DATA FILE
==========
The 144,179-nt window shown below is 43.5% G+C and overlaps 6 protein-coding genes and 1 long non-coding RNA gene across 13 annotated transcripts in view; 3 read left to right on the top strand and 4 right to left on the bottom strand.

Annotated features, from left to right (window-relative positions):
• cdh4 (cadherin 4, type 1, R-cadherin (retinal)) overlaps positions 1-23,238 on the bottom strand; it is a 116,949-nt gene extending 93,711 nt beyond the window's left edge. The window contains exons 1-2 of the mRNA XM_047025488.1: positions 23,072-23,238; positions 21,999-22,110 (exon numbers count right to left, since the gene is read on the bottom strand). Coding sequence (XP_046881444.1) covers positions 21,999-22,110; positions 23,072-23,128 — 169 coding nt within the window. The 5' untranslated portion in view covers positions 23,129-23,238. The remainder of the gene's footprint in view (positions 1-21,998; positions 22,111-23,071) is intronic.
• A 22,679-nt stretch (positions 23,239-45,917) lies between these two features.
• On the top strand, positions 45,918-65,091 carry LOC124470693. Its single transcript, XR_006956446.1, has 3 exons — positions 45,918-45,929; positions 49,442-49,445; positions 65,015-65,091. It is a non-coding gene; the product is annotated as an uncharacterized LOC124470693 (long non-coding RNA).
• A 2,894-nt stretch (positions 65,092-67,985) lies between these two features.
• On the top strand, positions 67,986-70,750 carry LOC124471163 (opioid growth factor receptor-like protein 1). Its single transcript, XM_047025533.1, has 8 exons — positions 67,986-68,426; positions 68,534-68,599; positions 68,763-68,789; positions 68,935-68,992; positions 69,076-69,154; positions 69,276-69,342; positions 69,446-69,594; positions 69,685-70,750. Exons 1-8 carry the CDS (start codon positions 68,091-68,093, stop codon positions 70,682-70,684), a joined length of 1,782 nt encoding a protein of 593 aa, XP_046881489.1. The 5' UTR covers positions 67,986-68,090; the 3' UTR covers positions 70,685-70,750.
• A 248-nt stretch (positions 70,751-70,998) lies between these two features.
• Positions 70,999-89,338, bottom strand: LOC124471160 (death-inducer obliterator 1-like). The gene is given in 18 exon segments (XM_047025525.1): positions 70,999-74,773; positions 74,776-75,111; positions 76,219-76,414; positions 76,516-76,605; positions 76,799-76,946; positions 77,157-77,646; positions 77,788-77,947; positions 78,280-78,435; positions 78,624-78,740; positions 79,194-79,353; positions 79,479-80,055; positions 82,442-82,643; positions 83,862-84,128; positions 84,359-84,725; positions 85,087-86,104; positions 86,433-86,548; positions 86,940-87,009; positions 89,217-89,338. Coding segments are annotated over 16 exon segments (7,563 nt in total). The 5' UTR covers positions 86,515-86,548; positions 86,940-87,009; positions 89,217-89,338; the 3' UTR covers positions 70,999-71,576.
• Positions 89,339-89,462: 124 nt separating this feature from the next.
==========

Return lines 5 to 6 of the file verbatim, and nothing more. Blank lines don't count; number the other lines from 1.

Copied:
• On the top strand, positions 45,918-65,091 carry LOC124470693. Its single transcript, XR_006956446.1, has 3 exons — positions 45,918-45,929; positions 49,442-49,445; positions 65,015-65,091. It is a non-coding gene; the product is annotated as an uncharacterized LOC124470693 (long non-coding RNA).
• A 2,894-nt stretch (positions 65,092-67,985) lies between these two features.